During the war all parties engaged in war crimes and targeted civilians: rape, torture and execution of both civilians and prisoners of war (PoWs) were regular activities across the lines. However, 90% of crimes were committed by Serbs, according to the UN-Bosnia Report. The events in Srebrenica stand out because of its sheer scale, its organisation and that it happened in sight of UN Peacekeeping Forces.

 

Srebrenica is a small town in Bosnia’s North-East, and together with the surrounding villages was mostly populated by Bosniaks in a region otherwise dominated by Serbs. Once the conflict started and the Bosnian Serbs gained ground, many Bosniaks sought refuge in Srebrenica which was designated by the UN Security Council as a Safe Area in 1993 and was protected by a contingent of Dutch Peacekeepers (UNPROFOR). However, those forces were ill-equipped, outnumbered and with a mandate that only allowed them to use force for self-defence. Srebrenica soon became overcrowded. At one point the town provided shelter to fifty thousand people. As part of the Safe Area declaration, Srebrenica and its surrounding areas were supposed to be demilitarised. This involved Bosniak fighters handing over their weapons and the Bosnian Serbs withdrawing their equipment (tanks and artillery) from the designated area. Despite that a certain number of weapons were indeed submitted to UNPROFOR, the agreement was often violated as Bosniaks used Srebrenica as a base for counter-attacks and Serbs kept their heavy weapons in the demilitarized zone. During one of the trials at the International Criminal Tribunal for the former Yugoslavia (ICTY), one of the defendants stated that the massacre was partially considered a response to the attacks and raids conducted by the Bosniaks against the Army of Republika Srpska (VRS) and the Serb communities in the region.

 

At the beginning of 1995, the situation worsened. Srebrenica was overcrowded, supplies running short and criminality spreading. The UN was experiencing a similar situation to that of the refugees, since they too had limited supplies and the soldiers who were on leave, were not allowed by the VRS to return. This decreased their numbers from 600 to 400 and due to limited supplies, they often had to patrol on foot. On 6 July, the VRS under the command of Ratko Mladić attacked Srebrenica, and captured several UNPROFOR observation posts and took several peacekeepers hostage. They also commandeered some of their machinery (cars and transporters) which they later used to capture a number of refugees by tricking them into thinking they are being saved by UN soldiers. As the VRS advanced towards the town, Lieutenant-Colonel Karremans, commander of the UNPROFOR in Srebrenica, requested air strikes from NATO. Their operations were initially postponed because of bad weather, and when they eventually sent their jets, the air strikes were cancelled en route as the VRS threatened to kill UN hostages and attack civilians. On 11 July, VRS entered the, by then, empty Srebrenica as the refugees gathered at the UN compound in the adjacent village of Potočari.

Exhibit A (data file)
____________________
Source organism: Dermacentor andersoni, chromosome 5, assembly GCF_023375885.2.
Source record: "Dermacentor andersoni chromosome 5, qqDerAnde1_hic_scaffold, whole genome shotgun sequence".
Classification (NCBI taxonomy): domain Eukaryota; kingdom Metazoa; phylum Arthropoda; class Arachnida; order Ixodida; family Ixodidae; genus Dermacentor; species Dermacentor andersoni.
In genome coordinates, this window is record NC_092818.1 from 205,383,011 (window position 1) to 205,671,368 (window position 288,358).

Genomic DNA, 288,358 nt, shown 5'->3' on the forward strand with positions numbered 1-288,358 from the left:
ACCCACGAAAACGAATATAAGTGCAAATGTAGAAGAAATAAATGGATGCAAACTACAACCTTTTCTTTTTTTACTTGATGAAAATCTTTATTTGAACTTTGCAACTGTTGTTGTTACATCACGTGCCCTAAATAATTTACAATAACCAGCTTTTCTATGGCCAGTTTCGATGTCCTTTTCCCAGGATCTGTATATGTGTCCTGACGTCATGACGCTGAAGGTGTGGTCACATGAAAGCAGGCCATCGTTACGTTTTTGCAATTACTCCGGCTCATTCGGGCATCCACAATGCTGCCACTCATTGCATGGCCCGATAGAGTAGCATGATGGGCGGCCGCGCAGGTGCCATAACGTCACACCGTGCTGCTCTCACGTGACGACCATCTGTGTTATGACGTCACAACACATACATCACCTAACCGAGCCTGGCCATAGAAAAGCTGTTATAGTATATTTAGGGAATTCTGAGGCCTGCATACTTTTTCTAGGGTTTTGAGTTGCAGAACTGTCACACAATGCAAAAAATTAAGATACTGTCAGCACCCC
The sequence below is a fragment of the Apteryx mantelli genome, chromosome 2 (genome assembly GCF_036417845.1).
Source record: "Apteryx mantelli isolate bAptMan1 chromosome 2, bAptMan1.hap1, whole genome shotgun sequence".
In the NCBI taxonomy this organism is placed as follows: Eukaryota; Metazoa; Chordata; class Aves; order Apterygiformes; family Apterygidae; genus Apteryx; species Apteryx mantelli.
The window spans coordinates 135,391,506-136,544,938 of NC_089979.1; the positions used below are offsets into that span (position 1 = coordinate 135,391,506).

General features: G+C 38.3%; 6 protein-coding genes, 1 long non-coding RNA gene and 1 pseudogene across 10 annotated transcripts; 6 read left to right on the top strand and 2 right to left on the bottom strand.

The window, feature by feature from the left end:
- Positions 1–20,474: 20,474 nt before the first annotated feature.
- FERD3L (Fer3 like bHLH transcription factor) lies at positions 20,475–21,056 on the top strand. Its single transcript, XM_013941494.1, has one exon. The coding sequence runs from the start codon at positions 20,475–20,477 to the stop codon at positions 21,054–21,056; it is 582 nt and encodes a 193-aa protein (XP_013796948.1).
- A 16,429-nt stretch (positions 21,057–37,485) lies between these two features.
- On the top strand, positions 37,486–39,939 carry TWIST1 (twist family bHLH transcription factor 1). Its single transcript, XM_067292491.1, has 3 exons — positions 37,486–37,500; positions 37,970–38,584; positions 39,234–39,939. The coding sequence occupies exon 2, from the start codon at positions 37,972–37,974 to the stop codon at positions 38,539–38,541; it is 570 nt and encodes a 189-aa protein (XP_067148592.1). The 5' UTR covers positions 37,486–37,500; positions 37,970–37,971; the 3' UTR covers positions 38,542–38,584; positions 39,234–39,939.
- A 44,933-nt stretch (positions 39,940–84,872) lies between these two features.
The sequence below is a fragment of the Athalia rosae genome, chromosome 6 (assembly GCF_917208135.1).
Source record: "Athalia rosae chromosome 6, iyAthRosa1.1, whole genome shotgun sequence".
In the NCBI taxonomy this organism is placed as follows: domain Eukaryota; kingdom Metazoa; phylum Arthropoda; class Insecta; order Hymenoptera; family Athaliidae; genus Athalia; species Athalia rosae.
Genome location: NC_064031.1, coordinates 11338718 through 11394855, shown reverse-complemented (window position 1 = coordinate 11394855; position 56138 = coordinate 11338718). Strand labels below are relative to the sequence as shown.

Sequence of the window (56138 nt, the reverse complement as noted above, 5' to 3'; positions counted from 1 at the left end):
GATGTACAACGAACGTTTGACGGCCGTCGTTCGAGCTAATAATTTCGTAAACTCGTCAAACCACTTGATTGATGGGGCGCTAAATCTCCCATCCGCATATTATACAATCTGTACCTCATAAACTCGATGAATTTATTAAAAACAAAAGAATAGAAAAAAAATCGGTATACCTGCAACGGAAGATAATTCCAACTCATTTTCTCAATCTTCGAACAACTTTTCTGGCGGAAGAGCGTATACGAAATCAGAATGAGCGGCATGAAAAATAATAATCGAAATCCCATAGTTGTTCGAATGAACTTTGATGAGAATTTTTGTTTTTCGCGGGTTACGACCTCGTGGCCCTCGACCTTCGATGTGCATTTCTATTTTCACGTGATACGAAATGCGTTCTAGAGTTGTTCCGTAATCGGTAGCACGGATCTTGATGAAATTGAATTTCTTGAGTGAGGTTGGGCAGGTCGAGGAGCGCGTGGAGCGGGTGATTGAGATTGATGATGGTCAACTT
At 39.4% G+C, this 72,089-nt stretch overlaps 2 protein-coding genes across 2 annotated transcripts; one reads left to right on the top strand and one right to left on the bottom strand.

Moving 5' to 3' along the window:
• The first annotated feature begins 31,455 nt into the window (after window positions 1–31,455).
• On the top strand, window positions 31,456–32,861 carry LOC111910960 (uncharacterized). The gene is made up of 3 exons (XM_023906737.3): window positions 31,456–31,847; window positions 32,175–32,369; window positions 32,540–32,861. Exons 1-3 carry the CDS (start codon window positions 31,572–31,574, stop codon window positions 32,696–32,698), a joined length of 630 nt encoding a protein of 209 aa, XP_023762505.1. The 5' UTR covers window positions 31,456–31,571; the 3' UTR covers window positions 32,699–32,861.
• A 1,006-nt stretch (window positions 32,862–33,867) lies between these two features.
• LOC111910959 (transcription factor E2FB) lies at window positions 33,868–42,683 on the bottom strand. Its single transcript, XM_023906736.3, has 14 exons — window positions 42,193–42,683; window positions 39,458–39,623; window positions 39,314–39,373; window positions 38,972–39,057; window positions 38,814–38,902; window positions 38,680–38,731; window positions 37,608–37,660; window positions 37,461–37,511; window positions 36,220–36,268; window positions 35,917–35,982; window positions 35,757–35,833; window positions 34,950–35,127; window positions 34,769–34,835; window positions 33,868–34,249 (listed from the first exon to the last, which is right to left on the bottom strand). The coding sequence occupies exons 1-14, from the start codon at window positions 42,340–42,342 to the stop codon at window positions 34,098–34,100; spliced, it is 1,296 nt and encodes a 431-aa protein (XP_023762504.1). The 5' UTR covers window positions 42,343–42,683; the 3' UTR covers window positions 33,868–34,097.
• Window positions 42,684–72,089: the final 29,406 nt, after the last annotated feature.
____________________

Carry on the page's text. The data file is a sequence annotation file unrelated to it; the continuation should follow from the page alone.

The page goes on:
In the evening of 11July, the VRS negotiated with UNPROFOR that all the refugees would be transported into Bosniak held territories. However, on the same day the first killings began. On 12 July, buses and lorries arrived to transport the refugees. At that time, the VRS already managed to separate the men from women and children, arguing that they needed to interrogate them, as they were looking for war criminals. The men were gathered in local factories and schools, where they were usually stripped of their possessions, shoes and had their hands tied behind their backs. Similar procedures were happening all over the area. After they were gathered at one of the locations, they were often abused and tortured. Next they were moved into one of the surrounding fields where they sometimes had to dig their own graves before being executed. The killings lasted from the 11to 22 July. During this time it is estimated that around 8,000 people were executed and buried in mass graves. First reports about the mass killings appeared in August. In November Radovan Karadžić, the President of Republika Srpska, and Ratko Mladić along with others, were charged by the ICTY with war crimes for their responsibility over the Srebrenica massacre.